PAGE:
But symbolism matters less than simple human decency. Matt Yglesias points out the inhumane and ill-conceived treatment of Palestinians in Gaza by the Israelis:
stop and think for a minute about how this looks through the eyes of a young Palestinian. Israel has the right to decide what can and can’t be sent to Gaza. Yesterday, pasta couldn’t be. Today it can. But what about dried beans? Cornmeal? What if I should want to send a box of Sour Patch Kids to Gaza–well, I probably couldn’t. That’s not bona fide humanitarian aid, and Gaza is under blockade. An act of war that targets the entire civilian population of the strip. And Israel’s Prime Minister says Israel can never agree to an independent Palestinian state. And the whole international community is okay with this. Nobody is trying to break the blockade. Instead, Palestinians are supposed to learn that terrorism is wrong (it targets civilians!) and that it’s important to recognize Israel’s right to exist. But somehow nobody wants to teach these lessons to the Israelis.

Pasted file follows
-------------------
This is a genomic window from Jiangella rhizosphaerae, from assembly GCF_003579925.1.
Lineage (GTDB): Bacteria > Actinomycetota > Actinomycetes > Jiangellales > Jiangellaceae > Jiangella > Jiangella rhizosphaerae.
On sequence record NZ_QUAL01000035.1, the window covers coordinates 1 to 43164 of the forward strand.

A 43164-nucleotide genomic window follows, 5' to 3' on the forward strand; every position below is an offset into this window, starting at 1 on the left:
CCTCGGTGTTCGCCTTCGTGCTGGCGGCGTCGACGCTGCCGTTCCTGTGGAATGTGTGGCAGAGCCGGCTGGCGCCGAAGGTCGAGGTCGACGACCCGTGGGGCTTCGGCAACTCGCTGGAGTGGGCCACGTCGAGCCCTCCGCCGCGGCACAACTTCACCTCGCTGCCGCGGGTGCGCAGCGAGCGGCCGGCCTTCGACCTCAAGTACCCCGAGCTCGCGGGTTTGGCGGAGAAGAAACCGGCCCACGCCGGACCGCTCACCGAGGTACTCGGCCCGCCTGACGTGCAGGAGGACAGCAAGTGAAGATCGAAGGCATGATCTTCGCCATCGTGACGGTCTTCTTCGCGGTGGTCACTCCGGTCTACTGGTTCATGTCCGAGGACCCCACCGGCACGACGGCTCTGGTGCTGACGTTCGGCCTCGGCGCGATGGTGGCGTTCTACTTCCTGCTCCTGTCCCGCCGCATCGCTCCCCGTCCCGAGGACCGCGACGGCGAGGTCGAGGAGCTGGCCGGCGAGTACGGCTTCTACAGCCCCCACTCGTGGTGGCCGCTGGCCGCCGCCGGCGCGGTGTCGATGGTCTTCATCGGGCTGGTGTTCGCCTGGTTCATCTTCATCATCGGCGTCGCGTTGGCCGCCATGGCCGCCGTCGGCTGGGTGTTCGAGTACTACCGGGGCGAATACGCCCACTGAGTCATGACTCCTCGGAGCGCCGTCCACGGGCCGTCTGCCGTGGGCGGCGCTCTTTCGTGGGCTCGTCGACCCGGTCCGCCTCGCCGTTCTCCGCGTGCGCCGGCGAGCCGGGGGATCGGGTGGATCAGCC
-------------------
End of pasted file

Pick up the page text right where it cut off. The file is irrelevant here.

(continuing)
I fail to see how this sort of hypocrisy could benefit anyone. In a conflict dominated by mutual feelings of injustice, the only solution is to offer occasional signs of good faith.